Monday, August 22, 2005

Carnival of the Reason writers

Great stuff at Hit & Run this morning:

Michael Young, in a WSJ Op-Ed, has an original take on the Iraq war & the Middle East. It's tough to summarize (please RTWT), but he's basically saying that liberal-minded Arabs should be asserting their self-interest a lot more effectively than they are:
From the Arab side, encouragement of a democratic Iraq, and its fulfillment, would have proved the viability of an Arab democracy, denting Israel's presumption that it is the "only democracy in the Middle East." By becoming a dominant cornerstone of U.S. policy, Iraq would have relativized Israel's paramountcy; and a truly representative Iraq would have highlighted Israel's denial of Palestinian representativeness in the occupied territories. For all these reasons, American achievement in Iraq could have been looked on with greater self-interested approval and imagination by the Arab publics. It never was.

[...] By refusing to profit from the prospective democratic upheaval that Saddam's removal ushered in; by never looking beyond the American messenger in Iraq to the message itself; by lamenting external hegemony while doing nothing to render it pointless, Arabs merely affirmed their impotence. The self-pitying Arab reaction to the Iraq war showed the terrible sway of the status quo in the Middle East. An inability to marshal change for one's benefit is the stuff of captive minds.

Not exactly a feel-good story, but a fascinating perspective.

Still on Iraq, Nick Gillespie notes the stern words of Republican and unimpeachably right-wing Senator Chuck Hagel's ("we're not winning"), and has this to say:
Whatever else you can say about Iraq, this much seems inarguable: The Bush administration has failed to define the parameters of success there in any really convincing way. And whatever the successes of the occupation may be, they've done a piss-poor job of making clear a) what they are and b) precisely what level of American sacrifice is both required and acceptable.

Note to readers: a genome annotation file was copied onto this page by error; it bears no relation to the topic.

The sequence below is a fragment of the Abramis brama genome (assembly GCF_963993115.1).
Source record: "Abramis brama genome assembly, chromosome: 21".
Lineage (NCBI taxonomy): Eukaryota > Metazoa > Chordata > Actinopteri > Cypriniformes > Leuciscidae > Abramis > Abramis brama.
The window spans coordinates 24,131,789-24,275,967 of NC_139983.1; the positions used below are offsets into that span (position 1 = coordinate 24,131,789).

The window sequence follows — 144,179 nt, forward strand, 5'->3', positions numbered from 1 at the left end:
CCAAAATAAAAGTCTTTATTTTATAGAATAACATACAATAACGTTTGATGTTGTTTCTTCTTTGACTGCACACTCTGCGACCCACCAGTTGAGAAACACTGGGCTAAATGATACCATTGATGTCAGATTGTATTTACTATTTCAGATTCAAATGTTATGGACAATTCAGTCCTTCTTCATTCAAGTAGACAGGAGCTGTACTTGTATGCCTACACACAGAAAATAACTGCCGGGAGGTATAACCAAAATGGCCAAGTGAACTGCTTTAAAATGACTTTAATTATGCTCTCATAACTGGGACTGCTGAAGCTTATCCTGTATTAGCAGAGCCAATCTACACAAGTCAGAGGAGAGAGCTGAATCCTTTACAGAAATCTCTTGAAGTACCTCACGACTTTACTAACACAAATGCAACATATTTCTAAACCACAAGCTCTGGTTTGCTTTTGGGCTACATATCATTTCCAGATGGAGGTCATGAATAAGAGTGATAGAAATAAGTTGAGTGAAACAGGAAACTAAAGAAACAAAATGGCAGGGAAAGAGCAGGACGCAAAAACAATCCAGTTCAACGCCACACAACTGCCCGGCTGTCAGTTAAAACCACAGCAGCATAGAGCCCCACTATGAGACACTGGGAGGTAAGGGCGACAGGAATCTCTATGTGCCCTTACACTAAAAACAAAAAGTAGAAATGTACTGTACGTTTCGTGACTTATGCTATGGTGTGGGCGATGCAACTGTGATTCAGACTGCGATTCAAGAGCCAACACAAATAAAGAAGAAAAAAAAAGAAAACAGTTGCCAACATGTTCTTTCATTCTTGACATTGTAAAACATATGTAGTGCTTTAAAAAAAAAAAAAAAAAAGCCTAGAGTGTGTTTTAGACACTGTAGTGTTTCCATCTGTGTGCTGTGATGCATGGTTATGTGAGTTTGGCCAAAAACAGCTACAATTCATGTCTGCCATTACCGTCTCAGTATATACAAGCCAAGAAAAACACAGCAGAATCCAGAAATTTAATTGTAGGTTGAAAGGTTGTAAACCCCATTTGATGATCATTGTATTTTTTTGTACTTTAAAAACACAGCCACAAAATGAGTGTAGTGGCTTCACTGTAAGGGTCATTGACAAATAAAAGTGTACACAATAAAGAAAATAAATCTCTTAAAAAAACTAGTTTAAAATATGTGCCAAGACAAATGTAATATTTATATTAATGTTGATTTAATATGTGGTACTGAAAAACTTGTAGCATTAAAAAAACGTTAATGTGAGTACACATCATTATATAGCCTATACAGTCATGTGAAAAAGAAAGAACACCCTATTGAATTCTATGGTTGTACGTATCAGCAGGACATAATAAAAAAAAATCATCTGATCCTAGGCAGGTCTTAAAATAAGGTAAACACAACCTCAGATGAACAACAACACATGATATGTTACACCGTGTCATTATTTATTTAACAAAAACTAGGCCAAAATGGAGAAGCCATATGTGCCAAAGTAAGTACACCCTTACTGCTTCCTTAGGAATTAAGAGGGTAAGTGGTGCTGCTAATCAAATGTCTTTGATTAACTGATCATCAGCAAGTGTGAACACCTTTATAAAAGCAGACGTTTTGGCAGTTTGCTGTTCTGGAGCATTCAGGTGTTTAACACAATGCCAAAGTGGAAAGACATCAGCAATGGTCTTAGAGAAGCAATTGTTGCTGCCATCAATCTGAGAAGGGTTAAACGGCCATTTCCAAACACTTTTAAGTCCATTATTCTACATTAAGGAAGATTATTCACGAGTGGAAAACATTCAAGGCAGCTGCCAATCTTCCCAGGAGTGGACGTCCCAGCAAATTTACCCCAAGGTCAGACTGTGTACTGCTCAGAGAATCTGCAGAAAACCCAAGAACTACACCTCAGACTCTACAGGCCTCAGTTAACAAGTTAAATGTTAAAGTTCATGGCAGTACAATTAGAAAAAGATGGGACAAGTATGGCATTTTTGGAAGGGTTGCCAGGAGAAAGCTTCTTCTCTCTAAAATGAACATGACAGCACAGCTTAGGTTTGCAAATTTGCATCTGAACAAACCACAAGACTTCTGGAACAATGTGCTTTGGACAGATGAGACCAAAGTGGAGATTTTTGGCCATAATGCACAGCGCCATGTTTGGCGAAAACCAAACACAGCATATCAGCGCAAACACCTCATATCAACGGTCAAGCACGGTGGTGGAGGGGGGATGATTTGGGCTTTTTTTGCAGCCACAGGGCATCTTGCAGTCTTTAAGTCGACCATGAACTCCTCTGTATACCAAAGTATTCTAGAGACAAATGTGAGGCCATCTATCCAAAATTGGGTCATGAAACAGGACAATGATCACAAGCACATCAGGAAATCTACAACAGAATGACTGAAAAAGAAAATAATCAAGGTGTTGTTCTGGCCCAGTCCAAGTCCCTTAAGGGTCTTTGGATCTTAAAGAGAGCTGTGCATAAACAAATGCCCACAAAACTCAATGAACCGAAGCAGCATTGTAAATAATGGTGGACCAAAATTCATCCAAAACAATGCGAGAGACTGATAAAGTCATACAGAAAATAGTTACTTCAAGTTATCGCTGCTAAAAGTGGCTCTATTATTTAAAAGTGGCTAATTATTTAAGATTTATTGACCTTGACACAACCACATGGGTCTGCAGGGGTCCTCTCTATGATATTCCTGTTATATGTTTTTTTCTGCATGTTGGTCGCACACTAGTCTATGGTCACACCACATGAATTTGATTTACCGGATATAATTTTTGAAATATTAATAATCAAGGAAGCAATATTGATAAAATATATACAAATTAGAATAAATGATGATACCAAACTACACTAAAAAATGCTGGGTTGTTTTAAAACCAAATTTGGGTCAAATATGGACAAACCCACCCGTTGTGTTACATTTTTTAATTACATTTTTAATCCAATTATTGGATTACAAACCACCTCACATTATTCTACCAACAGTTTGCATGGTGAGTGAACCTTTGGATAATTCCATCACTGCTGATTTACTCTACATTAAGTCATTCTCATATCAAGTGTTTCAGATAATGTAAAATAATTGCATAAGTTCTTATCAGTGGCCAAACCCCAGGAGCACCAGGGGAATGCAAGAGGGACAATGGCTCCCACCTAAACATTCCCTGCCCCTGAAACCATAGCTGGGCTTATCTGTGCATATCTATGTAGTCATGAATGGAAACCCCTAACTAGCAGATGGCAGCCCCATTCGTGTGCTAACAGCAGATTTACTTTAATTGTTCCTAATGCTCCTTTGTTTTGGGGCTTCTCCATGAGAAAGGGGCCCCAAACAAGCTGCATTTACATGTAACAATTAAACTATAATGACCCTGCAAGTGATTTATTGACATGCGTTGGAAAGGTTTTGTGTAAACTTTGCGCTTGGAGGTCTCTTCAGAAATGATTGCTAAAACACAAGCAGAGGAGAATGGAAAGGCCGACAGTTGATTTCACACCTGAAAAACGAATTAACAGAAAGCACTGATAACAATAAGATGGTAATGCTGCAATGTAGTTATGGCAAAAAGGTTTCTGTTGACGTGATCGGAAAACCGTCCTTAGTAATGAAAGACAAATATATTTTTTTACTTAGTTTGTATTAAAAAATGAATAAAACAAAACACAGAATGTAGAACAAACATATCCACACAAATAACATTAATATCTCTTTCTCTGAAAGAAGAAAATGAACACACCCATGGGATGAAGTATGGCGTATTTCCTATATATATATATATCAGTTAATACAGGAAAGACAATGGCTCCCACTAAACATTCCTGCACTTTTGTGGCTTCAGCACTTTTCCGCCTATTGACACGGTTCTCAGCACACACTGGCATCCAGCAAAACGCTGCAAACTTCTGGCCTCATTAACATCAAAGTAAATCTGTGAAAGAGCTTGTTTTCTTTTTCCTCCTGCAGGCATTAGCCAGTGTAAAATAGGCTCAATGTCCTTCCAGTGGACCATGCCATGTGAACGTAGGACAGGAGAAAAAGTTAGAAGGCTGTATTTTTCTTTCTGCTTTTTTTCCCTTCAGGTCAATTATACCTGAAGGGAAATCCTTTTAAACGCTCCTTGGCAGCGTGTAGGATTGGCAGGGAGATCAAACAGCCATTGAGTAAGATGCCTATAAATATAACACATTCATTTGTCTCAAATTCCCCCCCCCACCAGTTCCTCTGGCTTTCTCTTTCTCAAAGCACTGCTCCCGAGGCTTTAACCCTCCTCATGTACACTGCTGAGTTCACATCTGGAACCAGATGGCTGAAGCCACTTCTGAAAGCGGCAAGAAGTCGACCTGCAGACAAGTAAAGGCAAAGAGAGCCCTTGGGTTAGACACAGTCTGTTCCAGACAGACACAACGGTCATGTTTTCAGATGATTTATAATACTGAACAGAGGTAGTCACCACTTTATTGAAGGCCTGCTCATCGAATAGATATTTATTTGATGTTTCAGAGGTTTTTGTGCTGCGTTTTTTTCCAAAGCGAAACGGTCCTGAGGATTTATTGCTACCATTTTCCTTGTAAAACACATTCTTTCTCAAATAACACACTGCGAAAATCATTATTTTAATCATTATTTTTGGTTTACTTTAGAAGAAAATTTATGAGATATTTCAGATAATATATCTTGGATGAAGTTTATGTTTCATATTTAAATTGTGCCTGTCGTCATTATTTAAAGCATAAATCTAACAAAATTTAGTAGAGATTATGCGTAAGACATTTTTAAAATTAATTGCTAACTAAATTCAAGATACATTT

Inarguable indeed - this failure can not be schlepped off on the ol' MSM.

And on a much, much lighter note, Julian Sanchez informs us that Hunter S. Thompson's ashes were shot off in fireworks on Saturday night. Click through for the funniest post header you'll read this week.


At 3:42 p.m., Blogger sacamano said...

I'm somewhat uncomfortable with any argument that takes as its central thesis that we know better how to help them than they do themselves, and that they are unable to change without our help.

"Arab societies must indeed open up from inside, but absent an echo, sometimes a determining one, from outside--including the option of foreign military action--little will change."

Really? Without foreign military action Arab societies are unlikely to change? Is this really the message that we want to be sending? Is it really the message we want Arabs in Iran or Saudi Arabia to embrace: "We are powerless, please come and invade our country and liberate us from ourselves."

If this is the justification for invading, is there any wonder that Arabs in other countries have explicitly rejected it?

It is also strangely inconsistent with Reason's usual approach. Dastardly liberals, for example, far from being seen as necessary echos for reformation of the Catholic Church are usually portrayed as nannyish, unwanted, outside interference. Likewise, the argument that addicts are incapable of change without mandatory drug treatment programs is seen as ridiculous.

Speaking of paternalistic messages, I also have trouble with this statement:

"[b]y never looking beyond the American messenger in Iraq to the message itself . . . Arabs merely affirmed their impotence"

Which message does Mr. Young have in mind? Not the notion that Arabs, themselves, are incapable of change, I assume. I guess he must be referring to the messages of liberation offered by the West. The problem is that, to date, the Coalition of the Willing has provided all kinds of messages for invading Iraq - many of them contradictory. In fact, until recently the primary messages revolved around protecting Western interests (i.e., to eliminate WMD's, prevent the spread of terrorism, etc.) from those very Arabs. This isn't exactly a message to build a new Iraq around. There is no doubt that this message has been tailored to one of bringing democracy, liberation, etc., but does anyone honestly believe that this is the main reason the US went to Iraq?

In this respect, perhaps Arabs (itself a caricature of the region's diversity of opinion) have not overlooked the message for the messenger, but rather they have looked at the multitude of ever-changing messages and decided that they just aren't convincing.

Maybe it is the case that many Arabs - far from failing "to see the advantages in the removal of Saddam" - simultaneously saw disadvantages of accepting change on someone else's terms and timeline and knowingly decided that the equation wasn't as favourable as we would like to believe.

But who knows, maybe he is right and Arabs are too dumb, or stubborn, or lazy, or simply have "an inability to marshal change for [their own] benefit" because of "captive minds" - whatever that means.


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